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Support Groups Provide an Emotional Lift

Support Groups Provide an Emotional Lift
Angie Heller
A pancreatic cancer diagnosis can send you and your loved ones into a tailspin.

The daunting statistics and celebrity deaths have given this cancer a particularly grim reputation. Because of this, you may want to talk to other people who face the same issues as you. One of the best avenues of help is through support groups for pancreatic cancer patients.

Finding support when coping with pancreatic cancer can be a challenge, since the cancer is relatively rare. But if you put yourself out there, help is available. From online groups and live chats to in-person pancreatic cancer support group meetings, the closeness that develops from patients coming together may be unparalleled.

“The people in our community become like family members,” explains Nicole Smith, founder of Bella Lisa Pancreatic Cancer Foundation and an administrator of the Pancreatic Cancer: NEGU (Never Ever Give Up) Facebook group, founded by pancreatic cancer patient Barry Reiter. “In fact, many of our participants say group members have helped them more than their family members.”

How Support Groups Can Help

There are advantages to sharing your pancreatic cancer journey with others who are navigating similar waters, whether you are a patient or a caregiver.

You find your people. The primary reason to join a support group is to share thoughts and concerns with people who have walked in your shoes. While you may feel like your friends and family are supportive, unless they are also coping with a pancreatic cancer diagnosis they may not be able to grasp what you’re going through.

“With a support group, people who are initially strangers become very attached to each other,” says E. Angela Heller, LMSW, Oncology Social Worker at New York Presbyterian Hospital at Columbia University Medical Center. “Things they can’t say to their spouse, loved ones or friends, they can put at the center of the table and other members in the group can say, ‘I’ve been there, too.’” Heller leads the Pancreas Cancer Support Group at Columbia.

You tap in to new resources. The best way to learn how to face a tough diagnosis is to arm yourself with resources. Members of a support group can not only clue you in about what to expect during and after treatment, they can also share coping strategies that worked for them.

Heller’s group, for example, hosts guest speakers so participants can learn about the latest treatment options from the brightest minds in pancreatic cancer research. Members also share insight about everything from free and low-cost massage services to exercise programs designed for people undergoing cancer treatment.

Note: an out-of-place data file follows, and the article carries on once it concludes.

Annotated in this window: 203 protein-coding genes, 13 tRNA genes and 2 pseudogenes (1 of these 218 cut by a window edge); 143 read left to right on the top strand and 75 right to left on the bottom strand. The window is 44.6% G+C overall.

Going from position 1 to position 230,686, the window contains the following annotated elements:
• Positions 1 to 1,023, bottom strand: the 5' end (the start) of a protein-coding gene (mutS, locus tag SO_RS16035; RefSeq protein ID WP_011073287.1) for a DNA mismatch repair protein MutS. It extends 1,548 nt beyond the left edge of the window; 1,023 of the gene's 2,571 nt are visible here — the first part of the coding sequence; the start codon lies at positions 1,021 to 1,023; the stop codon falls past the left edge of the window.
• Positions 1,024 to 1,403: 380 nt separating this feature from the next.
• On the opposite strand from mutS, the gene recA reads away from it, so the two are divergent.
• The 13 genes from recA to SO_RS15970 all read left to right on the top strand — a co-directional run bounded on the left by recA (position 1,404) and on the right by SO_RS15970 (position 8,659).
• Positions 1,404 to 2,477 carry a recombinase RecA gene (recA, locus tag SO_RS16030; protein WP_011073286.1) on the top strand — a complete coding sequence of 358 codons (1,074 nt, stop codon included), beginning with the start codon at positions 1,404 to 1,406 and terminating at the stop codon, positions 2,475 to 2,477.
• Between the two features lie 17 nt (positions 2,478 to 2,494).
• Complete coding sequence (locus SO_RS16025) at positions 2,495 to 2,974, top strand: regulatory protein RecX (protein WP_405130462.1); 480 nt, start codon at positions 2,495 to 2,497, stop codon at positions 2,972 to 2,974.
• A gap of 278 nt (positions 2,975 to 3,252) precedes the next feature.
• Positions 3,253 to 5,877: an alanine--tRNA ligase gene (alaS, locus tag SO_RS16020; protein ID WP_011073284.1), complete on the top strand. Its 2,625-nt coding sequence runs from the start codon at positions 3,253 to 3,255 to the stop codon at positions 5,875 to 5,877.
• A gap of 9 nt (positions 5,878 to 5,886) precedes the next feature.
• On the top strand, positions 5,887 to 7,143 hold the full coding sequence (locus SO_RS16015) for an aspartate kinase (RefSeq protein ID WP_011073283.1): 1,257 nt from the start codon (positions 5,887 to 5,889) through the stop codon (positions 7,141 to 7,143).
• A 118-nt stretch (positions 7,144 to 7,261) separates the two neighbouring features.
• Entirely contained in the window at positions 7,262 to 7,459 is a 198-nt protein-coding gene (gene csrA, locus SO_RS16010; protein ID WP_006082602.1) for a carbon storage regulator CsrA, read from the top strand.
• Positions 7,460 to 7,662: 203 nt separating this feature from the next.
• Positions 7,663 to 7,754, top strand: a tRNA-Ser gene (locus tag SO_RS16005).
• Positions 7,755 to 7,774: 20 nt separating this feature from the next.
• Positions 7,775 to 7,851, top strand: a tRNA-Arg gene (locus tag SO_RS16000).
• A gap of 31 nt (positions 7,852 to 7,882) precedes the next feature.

You may live longer. Studies show that participating in a support group is good for you. Dating back to 1989, researchers discovered that women with metastatic breast cancer who participated in a weekly group for 12 months had an 18-month survival advantage over those who navigated their cancer journey without that support. In fact, patients who had the poorest prognosis seemed to benefit the most.

“Humans cope better when they’re in communities,” says Heller, whose group consists of up to 18 pancreatic cancer patients, including six-year and four-year survivors. “The group not only helps reduce anxiety and depression, it also gives patients a sense of purpose because they’re able to help someone else.”

The Intangible Value of Groups

Recent studies suggest online programs may be equally healing. A 2015 review of the literature published in Critical Reviews in Oncology/Hematology reported that internet-based support programs not only improved quality of life for patients, but also improved outcomes. For people who don’t feel comfortable discussing emotions in front of a group of strangers—or those who don’t have access to transportation or an in-person group—online resources can be a lifeline. And they’re available around the clock. “There’s always someone available to answer your questions,” says Smith.

Despite their perks, support groups are not a panacea for every pancreatic cancer patient. “For some patients, it’s too distressing to hear other peoples’ stories—and we do lose people to the disease,” says Heller. But for a huge subset of patients, that loss is more tolerable when you have the support of the community.

Support groups are not just for patients. Smith joined Pancreatic Cancer: NEGU as a caregiver. “When my mom was diagnosed, I started googling pancreatic cancer and support networks,” says Smith, who credits the group for helping her find her way through her grief after her mother passed in 2015. “I wouldn’t be the person I am today without this community. The members here have become friends for life.”

How to Find Pancreatic Cancer Support Groups

Searching for a supportive network to help you cope with your diagnosis? There are both in-person and internet-based options for patients and caregivers.

Let’s Win and the Lustgarten Foundation sponsor Pancreatic Cancer Connections, an online support group through Inspire. Facebook hosts other pancreatic cancer support groups in addition to Pancreatic Cancer: NEGU, including the Whipple Warriors Caregiver Support Group and groups sponsored by Pancreatic Cancer Action Network (PanCAN). The Cancer Forums has one specifically for pancreatic cancer.

The facility where you are getting treatment may also have programs similar to the group Heller hosts at Columbia. The Lustgarten Foundation’s patient information coordinator can direct you to support groups in your area. PanCAN, the American Cancer Society, and CancerCare also have resources to help you find in-person groups near you.


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